Have you ever heard the phrase “that person has the mind of a five year old In an adult body?” It is something many adults with intellectual disabilities, like me, have to deal with. For years, medical professionals have told parents of newly diagnosed Intellectually disabled people that they would mentally be children for their entire lives.
If you find yourself constantly repeating directions and instructions for your child, you may think they have a hearing issue. However, what they may experience is a breakdown in their auditory system or auditory deficiencies that affect approximately 5 percent of school-aged children. Your child may hear the instructions you give them, but because they can’t process the information, they won’t complete the tasks you’ve laid out for them.
A 10-year-old boy named James has an outburst in school. Upset by something a classmate says to him, he pushes the other boy, and a shoving-match ensues. When the teacher steps in to break it up, James goes ballistic, throwing papers and books around the classroom and bolting out of the room and down the hall. He is finally contained in the vice principal’s office, where staff members try to calm him down. Instead, he kicks the vice principal in a frenzied effort to escape. The staff calls 911, and James ends up in the Emergency Room.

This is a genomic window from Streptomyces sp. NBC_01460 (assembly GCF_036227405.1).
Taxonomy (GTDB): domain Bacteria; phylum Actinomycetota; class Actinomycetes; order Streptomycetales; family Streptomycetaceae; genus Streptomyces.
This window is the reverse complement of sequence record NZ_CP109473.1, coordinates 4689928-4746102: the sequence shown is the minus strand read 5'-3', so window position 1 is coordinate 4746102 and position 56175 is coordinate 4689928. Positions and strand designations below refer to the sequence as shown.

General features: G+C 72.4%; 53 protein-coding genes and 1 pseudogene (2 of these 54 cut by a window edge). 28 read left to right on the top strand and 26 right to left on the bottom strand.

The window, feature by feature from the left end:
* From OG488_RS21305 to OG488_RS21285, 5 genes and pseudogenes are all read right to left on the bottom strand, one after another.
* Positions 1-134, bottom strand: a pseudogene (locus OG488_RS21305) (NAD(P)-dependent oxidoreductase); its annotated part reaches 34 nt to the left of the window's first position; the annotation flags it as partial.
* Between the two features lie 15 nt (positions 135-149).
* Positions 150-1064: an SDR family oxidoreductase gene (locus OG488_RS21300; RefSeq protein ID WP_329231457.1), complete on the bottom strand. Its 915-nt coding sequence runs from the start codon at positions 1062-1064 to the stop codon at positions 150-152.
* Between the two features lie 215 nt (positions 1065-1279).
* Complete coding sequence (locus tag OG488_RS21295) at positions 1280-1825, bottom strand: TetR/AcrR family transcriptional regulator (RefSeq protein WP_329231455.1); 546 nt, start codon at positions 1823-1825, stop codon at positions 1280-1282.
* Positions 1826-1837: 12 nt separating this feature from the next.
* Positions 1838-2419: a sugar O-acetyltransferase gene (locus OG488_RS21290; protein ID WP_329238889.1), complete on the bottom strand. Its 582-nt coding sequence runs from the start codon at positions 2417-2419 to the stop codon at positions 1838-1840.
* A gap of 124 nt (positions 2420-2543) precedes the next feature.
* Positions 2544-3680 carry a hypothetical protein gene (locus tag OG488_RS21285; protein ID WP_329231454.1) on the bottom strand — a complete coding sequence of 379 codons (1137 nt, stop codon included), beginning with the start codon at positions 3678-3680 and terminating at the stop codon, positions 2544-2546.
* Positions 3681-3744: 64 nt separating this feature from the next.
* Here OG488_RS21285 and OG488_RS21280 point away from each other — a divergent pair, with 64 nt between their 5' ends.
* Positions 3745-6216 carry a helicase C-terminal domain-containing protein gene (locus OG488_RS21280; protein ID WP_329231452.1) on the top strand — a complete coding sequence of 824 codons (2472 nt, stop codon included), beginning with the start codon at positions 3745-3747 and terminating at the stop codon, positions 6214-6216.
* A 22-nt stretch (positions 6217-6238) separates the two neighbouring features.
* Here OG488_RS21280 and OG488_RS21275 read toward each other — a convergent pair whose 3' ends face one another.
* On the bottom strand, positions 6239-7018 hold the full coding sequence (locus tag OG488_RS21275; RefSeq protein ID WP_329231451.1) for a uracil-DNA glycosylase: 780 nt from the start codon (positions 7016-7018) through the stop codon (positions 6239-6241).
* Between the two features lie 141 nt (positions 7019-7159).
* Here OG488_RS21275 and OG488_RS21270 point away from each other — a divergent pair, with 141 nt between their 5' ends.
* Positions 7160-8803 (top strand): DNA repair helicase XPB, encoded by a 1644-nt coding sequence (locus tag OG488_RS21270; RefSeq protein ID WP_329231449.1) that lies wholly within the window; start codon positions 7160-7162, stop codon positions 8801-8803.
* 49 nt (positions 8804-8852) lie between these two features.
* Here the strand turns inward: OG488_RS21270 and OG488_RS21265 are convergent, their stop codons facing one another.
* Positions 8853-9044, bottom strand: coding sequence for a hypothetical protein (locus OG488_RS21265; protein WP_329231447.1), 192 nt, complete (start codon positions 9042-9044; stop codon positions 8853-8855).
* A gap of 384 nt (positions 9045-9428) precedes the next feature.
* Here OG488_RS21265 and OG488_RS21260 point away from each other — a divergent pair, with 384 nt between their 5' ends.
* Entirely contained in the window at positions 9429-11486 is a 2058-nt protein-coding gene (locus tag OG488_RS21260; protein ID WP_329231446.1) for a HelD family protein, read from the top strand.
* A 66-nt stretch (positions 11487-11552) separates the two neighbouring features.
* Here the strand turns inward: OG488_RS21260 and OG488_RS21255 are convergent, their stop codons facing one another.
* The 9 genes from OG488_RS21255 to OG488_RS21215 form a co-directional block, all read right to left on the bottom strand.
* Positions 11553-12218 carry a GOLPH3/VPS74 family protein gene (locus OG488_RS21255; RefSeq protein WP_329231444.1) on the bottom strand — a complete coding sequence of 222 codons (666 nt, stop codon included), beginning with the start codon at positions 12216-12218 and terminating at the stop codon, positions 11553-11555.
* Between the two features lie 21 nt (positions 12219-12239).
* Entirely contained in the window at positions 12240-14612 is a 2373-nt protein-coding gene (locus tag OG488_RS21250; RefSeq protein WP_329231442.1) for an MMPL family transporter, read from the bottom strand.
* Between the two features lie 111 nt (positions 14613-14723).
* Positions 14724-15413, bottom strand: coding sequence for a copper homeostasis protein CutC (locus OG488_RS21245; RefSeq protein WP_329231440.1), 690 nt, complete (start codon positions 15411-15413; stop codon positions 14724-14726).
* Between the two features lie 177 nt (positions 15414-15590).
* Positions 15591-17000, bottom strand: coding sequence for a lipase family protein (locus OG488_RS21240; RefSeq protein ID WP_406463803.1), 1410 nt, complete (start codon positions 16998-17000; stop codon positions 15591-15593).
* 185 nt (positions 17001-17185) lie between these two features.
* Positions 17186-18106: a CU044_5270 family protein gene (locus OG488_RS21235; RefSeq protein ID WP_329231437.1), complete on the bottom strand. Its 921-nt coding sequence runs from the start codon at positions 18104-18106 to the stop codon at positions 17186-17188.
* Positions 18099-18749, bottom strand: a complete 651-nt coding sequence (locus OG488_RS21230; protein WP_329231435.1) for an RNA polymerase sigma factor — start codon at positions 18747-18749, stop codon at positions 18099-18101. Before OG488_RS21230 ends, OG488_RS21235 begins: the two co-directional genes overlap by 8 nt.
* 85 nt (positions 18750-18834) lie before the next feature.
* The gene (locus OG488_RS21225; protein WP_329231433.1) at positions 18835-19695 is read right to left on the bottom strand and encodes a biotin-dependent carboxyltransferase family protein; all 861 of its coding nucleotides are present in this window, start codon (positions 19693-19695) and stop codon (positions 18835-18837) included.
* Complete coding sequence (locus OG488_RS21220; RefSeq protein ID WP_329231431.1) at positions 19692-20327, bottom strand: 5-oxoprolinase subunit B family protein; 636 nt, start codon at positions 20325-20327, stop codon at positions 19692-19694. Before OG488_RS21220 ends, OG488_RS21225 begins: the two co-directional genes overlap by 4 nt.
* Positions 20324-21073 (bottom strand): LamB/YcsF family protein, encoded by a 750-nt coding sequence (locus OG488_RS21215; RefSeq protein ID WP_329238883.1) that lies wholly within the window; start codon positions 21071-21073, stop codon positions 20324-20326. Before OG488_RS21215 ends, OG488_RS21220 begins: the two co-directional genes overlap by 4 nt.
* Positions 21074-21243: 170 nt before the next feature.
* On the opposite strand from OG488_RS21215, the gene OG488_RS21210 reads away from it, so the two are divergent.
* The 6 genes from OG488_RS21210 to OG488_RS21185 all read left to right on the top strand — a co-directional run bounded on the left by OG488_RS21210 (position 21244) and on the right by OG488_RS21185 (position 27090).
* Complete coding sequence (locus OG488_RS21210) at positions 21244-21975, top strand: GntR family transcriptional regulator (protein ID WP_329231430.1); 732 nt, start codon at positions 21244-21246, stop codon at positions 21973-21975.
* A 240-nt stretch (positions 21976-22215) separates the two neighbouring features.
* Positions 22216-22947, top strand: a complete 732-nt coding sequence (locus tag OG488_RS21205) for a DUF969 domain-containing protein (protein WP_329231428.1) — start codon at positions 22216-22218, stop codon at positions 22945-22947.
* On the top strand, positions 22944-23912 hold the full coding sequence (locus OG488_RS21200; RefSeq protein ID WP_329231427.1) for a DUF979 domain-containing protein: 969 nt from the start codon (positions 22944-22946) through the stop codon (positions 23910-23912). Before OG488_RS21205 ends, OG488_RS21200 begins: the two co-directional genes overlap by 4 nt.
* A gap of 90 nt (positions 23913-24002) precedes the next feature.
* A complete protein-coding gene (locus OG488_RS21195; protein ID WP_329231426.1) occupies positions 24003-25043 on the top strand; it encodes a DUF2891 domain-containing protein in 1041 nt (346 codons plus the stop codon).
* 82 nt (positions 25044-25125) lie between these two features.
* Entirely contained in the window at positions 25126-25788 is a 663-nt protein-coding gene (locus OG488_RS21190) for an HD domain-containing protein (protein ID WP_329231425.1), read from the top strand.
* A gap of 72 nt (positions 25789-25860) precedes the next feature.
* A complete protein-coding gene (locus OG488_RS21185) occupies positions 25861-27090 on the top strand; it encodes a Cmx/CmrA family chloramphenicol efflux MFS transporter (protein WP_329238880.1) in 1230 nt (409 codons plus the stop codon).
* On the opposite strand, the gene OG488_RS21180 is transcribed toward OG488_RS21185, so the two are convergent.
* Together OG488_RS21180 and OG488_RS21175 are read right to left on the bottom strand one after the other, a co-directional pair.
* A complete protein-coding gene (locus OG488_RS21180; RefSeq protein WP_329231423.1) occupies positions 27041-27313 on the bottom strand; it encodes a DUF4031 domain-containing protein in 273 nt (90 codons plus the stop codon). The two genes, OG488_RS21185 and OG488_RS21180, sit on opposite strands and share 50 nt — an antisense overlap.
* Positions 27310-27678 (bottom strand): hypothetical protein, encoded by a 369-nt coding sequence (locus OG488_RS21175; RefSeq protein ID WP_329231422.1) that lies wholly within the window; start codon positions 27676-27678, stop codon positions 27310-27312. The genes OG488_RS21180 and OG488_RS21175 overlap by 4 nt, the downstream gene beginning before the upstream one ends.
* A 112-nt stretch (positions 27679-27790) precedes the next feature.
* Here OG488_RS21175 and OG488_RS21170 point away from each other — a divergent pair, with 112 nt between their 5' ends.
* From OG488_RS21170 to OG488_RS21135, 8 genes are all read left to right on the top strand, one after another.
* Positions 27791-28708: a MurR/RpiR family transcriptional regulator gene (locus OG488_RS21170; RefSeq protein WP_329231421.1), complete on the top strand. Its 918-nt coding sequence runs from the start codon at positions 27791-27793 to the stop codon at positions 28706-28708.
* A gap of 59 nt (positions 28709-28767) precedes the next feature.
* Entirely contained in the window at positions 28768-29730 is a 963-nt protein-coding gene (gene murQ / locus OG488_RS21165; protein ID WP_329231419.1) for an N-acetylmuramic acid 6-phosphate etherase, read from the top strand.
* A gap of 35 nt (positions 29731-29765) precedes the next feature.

Many parents and caregivers get confused with the different terminology that is used to describe various learning problems, issues and behaviors. There is a constant bombardment in the media and in the educational sphere of contrasting terms and definitions used to describe possible concerns or questions over a child’s learning habits. Oftentimes, unless otherwise informed, most parents typically go along with a discussion about learning challenges and may later develop a misconception of what they are told.
Parenting is a challenge. No matter how many happy photos we post online, we all know that somehow, somewhere, each of us is struggling with one aspect of child rearing or another. It may just be a temporary struggle, but everyone has their problems. It’s the reality of parenting.